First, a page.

A Tale of Two Trails: AT vs PCT Gear List
Allow Me to Introduce Myself
So the time has come around once again. Thru-hiking season is almost upon us, and around the globe, clean professionals are getting all their dirty, smelly gear out of the closet. I couldn’t be more excited.
For anyone stumbling onto this, I’m Connor Chapdelaine but out in the forest I’m better known as Jackrabbit. I got the name Jackrabbit from running down descents and conveniently, eating shit right in front of those who are very eager to give someone their first trail name. Completing the Appalachian Trail last August was the most fulfilling thing I’ve ever done with my life. I had never backpacked before and had barely spent more than a few nights in a tent in my life, but it seemed like a challenge and a fun one, too. I never could have expected the perspective and confidence it would share with me. Hopefully, my blog with The Trek will help me share some of that with the world.
You can see views in your backyard, but to sharpen your mind with the minds of others you have to travel the world. After finishing the AT last August, I knew I wanted to get back out and the PCT seemed like a natural segue. I’m excited for the Sierra and to explore the West coast, but more importantly, I’m excited to start a backpacking trip where I actually know what I’m doing from the start.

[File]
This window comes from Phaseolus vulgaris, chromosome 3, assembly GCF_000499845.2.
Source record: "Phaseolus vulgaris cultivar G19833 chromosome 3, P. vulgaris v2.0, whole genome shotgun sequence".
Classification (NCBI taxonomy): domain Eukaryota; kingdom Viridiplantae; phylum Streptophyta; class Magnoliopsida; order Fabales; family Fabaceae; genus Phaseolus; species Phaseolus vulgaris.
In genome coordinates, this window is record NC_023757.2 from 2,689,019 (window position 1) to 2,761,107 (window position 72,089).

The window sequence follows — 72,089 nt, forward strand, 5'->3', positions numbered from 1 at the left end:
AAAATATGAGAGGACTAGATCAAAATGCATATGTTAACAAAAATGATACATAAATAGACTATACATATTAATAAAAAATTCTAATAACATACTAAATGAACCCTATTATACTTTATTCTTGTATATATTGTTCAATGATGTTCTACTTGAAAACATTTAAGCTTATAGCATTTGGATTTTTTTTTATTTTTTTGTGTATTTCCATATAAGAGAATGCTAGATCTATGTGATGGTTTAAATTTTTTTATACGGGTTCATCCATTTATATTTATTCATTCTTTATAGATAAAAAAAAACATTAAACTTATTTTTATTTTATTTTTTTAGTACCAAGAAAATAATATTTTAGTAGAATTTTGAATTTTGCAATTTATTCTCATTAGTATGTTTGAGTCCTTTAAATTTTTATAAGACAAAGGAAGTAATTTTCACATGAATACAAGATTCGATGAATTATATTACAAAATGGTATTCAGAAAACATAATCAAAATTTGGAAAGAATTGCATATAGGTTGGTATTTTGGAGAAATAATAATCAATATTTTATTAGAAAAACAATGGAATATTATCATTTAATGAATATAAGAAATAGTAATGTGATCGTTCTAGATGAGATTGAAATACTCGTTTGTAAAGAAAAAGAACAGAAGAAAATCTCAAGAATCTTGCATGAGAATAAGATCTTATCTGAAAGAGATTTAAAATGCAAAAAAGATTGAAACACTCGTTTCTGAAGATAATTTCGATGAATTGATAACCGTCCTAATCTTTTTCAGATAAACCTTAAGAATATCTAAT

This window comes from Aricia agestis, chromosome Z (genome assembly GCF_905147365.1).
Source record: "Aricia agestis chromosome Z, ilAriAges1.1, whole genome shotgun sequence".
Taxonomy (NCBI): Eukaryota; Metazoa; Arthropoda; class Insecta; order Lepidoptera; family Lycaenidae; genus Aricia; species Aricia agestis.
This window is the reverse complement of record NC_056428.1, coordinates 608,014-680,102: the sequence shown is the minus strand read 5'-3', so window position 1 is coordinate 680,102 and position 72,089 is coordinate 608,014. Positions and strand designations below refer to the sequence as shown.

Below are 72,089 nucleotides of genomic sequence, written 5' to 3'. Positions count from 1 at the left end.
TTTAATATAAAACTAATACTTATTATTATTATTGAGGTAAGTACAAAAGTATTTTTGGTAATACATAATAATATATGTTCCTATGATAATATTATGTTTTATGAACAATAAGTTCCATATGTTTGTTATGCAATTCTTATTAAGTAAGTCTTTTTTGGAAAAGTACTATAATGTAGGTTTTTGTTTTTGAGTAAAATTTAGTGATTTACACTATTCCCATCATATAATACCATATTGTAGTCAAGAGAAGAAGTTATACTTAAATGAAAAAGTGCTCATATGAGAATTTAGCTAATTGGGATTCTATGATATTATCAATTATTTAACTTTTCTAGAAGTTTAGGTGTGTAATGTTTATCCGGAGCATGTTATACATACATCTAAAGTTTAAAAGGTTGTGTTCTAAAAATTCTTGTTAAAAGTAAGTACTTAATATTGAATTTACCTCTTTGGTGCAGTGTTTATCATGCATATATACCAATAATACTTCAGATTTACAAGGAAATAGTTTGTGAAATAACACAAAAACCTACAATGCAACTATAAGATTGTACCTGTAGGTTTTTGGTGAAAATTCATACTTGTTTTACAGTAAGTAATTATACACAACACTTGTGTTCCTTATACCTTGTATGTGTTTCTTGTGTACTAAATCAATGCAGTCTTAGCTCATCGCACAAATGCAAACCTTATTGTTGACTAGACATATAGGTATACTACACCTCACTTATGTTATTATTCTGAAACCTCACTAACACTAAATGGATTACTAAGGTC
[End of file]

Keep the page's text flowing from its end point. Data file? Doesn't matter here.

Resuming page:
Experience and Terrain
One thing I definitely had no idea about before starting the Appalachian Trail was gear selection. I had the mindset that “I’m strong, I’ll carry anything I want happily”. Like pretty much everyone with that mindset going into a thru hike, I began tossing things out of my pack the first chance I got. I had too many things and average/bad selection of many essential items. My pack volume was way bigger than necessary, my layers were heavy, and I barely knew how to use half the stuff I even had. Needless to say, the first 100 miles was my “shakedown hike”.
While I didn’t change a lot of my gear and only reduced the total items in my pack, I was excited to get home and replace some of my gear with more durable/UL options. My experience on the AT was critical in knowing what gear works for me but even more importantly, the experience of the hundreds of hikers I shared gear conversations with was INVALUABLE! Seeing the techniques and gear of seasoned hikers I began taking mental notes. I slowly began to get an idea of what my next kit would look like.